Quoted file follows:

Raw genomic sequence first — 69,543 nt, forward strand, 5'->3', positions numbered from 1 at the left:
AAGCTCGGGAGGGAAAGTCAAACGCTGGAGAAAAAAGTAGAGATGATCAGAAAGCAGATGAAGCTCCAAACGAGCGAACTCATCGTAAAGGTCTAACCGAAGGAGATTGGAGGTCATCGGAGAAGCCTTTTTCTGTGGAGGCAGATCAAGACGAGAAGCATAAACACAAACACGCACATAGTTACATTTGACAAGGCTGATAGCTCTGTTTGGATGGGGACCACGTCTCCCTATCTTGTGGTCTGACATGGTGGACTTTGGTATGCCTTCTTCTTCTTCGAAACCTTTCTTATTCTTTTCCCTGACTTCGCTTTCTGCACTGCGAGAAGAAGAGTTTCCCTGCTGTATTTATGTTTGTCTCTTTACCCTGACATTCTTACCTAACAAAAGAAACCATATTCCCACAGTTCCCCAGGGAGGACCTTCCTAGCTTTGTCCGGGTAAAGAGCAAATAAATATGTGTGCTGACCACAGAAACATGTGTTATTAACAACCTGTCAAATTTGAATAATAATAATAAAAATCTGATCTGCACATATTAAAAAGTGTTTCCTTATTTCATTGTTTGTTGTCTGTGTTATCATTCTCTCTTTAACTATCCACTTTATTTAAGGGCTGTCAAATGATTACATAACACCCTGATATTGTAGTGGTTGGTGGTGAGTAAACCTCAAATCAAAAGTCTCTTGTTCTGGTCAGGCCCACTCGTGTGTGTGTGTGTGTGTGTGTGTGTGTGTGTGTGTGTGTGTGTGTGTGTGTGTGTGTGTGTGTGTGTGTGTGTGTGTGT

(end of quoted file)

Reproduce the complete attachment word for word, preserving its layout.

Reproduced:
Raw genomic sequence first — 69,543 nt, forward strand, 5'->3', positions numbered from 1 at the left:
AAGCTCGGGAGGGAAAGTCAAACGCTGGAGAAAAAAGTAGAGATGATCAGAAAGCAGATGAAGCTCCAAACGAGCGAACTCATCGTAAAGGTCTAACCGAAGGAGATTGGAGGTCATCGGAGAAGCCTTTTTCTGTGGAGGCAGATCAAGACGAGAAGCATAAACACAAACACGCACATAGTTACATTTGACAAGGCTGATAGCTCTGTTTGGATGGGGACCACGTCTCCCTATCTTGTGGTCTGACATGGTGGACTTTGGTATGCCTTCTTCTTCTTCGAAACCTTTCTTATTCTTTTCCCTGACTTCGCTTTCTGCACTGCGAGAAGAAGAGTTTCCCTGCTGTATTTATGTTTGTCTCTTTACCCTGACATTCTTACCTAACAAAAGAAACCATATTCCCACAGTTCCCCAGGGAGGACCTTCCTAGCTTTGTCCGGGTAAAGAGCAAATAAATATGTGTGCTGACCACAGAAACATGTGTTATTAACAACCTGTCAAATTTGAATAATAATAATAAAAATCTGATCTGCACATATTAAAAAGTGTTTCCTTATTTCATTGTTTGTTGTCTGTGTTATCATTCTCTCTTTAACTATCCACTTTATTTAAGGGCTGTCAAATGATTACATAACACCCTGATATTGTAGTGGTTGGTGGTGAGTAAACCTCAAATCAAAAGTCTCTTGTTCTGGTCAGGCCCACTCGTGTGTGTGTGTGTGTGTGTGTGTGTGTGTGTGTGTGTGTGTGTGTGTGTGTGTGTGTGTGTGTGTGTGTGTGTGTGTGT